The model depicts the dynamic process of the intervention it is not a traditional linear model of a worker doing and an individual receiving. The aim is to get the green and blue wheels - representing the cycle of discovery for both worker and individual - to turn in tandem. The shared processes in the centre of the model further describe the co-production that lies at the heart of the intervention. Life isnt straightforward, and therefore barriers to new social connections being formed are depicted by wheels turning against the worker and individual they must overcome these in order to be successful.

    The agency underpins the entire intervention process, forming the strong base and community knowledge needed for it to work.

    The pilot study

    It is increasingly important for mental health service users to develop social relationships and engage in their local communities as care provision diversifies. Health and social care workers have some skills in supporting people

    with this, but there is little evidence about which approaches are the most effective or best value for money.

    The Connecting People Intervention Study, funded by the National Institute for Health Research School for Social Care Research, is a multi-site pilot to evaluate the effectiveness and cost-effectiveness of the Connecting People Intervention model explained above. We aim to engage the social structures that impose barriers for accessing social capital and develop individual capacity to build relationships. This approach will address social exclusion by challenging the local community to connect with marginalised and stigmatised individuals. We currently have more than 15 sites across England piloting the intervention and aim to recruit 240 participants to the study.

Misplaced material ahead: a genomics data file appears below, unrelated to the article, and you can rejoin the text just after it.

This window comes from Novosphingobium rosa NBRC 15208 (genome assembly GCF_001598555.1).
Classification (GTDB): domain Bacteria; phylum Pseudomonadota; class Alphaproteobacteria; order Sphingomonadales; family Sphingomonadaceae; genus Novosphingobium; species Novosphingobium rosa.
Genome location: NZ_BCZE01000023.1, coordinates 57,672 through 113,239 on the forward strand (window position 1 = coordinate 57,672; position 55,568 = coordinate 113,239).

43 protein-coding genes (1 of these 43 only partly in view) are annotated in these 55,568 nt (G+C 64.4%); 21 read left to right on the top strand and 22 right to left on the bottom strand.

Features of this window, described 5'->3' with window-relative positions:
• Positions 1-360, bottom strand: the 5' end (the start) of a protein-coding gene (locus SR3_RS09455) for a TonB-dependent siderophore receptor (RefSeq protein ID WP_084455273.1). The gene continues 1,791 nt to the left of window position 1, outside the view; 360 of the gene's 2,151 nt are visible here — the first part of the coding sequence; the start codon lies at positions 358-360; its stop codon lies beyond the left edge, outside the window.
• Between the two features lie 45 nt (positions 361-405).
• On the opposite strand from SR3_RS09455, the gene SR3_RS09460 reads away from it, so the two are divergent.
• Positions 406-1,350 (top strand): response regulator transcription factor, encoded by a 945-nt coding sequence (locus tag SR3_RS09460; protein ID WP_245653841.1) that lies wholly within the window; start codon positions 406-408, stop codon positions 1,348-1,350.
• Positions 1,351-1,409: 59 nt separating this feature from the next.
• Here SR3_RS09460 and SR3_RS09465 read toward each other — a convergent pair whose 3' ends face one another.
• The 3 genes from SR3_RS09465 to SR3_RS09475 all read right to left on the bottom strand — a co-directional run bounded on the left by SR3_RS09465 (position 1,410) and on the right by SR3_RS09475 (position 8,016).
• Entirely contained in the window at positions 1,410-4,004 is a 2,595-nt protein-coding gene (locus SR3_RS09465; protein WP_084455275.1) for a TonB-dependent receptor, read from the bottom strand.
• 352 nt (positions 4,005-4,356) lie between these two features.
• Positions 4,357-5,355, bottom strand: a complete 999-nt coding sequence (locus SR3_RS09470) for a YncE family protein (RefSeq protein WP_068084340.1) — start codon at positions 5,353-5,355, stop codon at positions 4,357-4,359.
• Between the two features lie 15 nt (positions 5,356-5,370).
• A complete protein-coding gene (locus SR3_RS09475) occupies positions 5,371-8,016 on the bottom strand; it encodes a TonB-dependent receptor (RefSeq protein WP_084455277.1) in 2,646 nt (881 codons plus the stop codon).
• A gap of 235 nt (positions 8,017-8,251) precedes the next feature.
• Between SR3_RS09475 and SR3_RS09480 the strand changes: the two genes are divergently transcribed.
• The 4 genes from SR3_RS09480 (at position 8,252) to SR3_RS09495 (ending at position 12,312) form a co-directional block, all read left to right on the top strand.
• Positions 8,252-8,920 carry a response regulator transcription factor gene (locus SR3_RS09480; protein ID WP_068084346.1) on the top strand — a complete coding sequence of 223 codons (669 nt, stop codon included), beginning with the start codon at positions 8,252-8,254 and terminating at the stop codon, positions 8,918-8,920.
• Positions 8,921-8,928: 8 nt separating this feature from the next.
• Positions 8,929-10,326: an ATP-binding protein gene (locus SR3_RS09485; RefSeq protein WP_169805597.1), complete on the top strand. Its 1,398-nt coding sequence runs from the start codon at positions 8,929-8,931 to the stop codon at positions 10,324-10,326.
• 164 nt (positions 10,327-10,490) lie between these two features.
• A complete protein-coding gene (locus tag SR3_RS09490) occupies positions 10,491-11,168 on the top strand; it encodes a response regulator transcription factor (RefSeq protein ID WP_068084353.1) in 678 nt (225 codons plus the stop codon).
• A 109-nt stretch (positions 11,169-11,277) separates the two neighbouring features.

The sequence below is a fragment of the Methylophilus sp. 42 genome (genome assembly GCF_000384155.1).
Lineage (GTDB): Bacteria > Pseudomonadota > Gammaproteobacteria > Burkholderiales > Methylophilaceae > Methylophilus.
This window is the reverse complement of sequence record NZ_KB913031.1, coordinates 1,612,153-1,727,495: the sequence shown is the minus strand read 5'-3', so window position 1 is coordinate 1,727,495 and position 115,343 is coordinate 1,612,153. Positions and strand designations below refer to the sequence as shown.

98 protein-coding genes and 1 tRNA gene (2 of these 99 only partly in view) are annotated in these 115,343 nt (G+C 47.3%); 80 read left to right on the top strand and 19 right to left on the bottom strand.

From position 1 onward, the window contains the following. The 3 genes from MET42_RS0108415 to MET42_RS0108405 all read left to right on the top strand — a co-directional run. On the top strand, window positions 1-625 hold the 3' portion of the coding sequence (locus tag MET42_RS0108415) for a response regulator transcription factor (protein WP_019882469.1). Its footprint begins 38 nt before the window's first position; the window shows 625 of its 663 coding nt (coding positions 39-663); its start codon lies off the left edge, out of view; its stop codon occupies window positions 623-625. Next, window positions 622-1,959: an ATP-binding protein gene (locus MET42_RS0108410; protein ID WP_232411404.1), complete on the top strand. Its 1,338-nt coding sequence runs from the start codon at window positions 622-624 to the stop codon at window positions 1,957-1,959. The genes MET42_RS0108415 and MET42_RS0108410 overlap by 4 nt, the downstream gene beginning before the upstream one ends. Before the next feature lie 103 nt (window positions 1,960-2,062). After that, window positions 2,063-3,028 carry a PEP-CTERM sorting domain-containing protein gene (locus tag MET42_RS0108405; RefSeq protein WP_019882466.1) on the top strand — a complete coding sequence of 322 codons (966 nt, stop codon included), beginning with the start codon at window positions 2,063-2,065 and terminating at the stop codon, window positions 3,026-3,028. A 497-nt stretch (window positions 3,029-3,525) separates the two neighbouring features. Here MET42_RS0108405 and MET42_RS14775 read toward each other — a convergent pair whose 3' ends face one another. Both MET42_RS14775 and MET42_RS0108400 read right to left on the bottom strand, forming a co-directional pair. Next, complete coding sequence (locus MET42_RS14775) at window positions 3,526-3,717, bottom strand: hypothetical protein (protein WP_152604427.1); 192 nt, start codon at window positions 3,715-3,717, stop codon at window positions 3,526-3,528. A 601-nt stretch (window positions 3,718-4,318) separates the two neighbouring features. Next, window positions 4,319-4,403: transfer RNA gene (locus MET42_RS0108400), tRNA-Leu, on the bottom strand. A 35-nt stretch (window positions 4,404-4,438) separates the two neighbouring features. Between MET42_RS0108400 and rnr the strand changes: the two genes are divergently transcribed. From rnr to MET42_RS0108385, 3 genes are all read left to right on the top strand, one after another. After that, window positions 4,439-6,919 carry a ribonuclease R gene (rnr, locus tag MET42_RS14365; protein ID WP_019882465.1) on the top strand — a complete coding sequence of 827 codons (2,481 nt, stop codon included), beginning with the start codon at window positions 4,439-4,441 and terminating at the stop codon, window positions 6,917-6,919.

• C o n n e c t i n g P e o p l e N e w s l e t t e r I s s u e | 1

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    What weve done in the last 3 months

    Training Activities

    What others think

    Martin spoke recently to Griff Jones, Social Care Lead and Approved Mental Health Professional in Derby City Council, about his experience with the study. He writes about this here. You can read the full article and many more relevant posts on Martins blog take a look!

    In choosing to participate in the study, I felt that it dovetailed very well with the move towards self-directed support and would help social care colleagues to be able to use a model which would guide and inform their p